This autonomous truck concept could be the future of hauling

Not only is it driverless, but it's more maneuverable than current trucks as well.

by | Published on 12th Sep 2022

This autonomous truck is one of the wildest concepts we’ve seen, and it could be the future of goods hauling.

The concept is called Atlantis, and it’s clear to see that it’s been designed from the offset as a purely autonomous vehicle.

There’s no cabin for anyone to sit inside here – just a low, aerodynamic body that an equally aerodynamic trailer attaches to.

READ MORE: Elon Musk promises the Tesla Semi Truck will start shipping this year already

Designed by Roman Dolzhenko and Dmitry Voronezhtsev, Atlantis was conceptualized with long-distance highway transportation in mind.

While there’s no mention of what they see powering it, it’s likely the truck body would be stuffed full of batteries to increase its range.

The truck features six wheels, but not in the typical arrangement most semi-trucks use.

This has four wheels at the front for steering and just two at the rear to put the power down.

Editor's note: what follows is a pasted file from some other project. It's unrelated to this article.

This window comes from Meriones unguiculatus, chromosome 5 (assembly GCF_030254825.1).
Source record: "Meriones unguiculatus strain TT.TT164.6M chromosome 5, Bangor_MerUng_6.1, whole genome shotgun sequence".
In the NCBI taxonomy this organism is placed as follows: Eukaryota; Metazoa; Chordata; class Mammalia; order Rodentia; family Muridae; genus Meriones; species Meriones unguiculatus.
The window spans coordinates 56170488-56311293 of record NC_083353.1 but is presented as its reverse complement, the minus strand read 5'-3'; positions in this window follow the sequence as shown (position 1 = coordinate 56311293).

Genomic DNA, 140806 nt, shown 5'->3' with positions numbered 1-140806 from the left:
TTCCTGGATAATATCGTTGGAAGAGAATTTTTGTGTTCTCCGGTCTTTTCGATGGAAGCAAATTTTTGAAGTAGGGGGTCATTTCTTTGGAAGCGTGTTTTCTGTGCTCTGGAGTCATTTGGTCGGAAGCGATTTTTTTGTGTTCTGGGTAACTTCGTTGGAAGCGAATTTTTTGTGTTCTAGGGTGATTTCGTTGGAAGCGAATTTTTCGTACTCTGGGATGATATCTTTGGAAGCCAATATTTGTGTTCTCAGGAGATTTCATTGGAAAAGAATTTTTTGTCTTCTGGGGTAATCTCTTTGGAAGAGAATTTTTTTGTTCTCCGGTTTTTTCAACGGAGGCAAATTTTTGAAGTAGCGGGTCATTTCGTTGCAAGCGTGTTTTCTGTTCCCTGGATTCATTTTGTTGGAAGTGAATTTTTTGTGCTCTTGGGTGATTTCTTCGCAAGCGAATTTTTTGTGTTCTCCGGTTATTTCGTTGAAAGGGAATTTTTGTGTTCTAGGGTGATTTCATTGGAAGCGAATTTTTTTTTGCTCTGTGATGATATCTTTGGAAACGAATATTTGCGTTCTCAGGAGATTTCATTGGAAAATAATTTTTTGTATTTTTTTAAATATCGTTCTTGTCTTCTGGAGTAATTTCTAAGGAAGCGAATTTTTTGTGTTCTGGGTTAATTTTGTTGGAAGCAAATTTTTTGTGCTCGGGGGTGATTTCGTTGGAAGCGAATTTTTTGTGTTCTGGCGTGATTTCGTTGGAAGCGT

But the most impressive wheel arrangement is what’s on the trailer.

It uses one massive but skinny wheel that’s taller than the trailer itself.

To increase maneuverability, these big wheels can also turn to reduce the truck’s turning circle.


The trailer also hinges near the front of the truck body rather than at the back of it, also helping it turn more easily.

That long, sloping trailer arm should help the air glide over the vehicle more easily than a typically boxy truck and trailer combo as well.

Will this autonomous truck be made?

It’s unlikely this concept will ever be produced given how few details are provided beyond these renders.

And that’s not to mention how far off autonomous vehicle technology is as well.

However, it does offer a glimpse into what trucks will look like in the future.



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A car zealot from a young age, Patrick has put his childhood spent obsessing over motoring magazines and TV shows to good use over the past six years as a journalist. Fuelled by premium octane coffee, he’s contributed to Finder, DriveTribe, WhichCar, Vehicle History and Drive Section.

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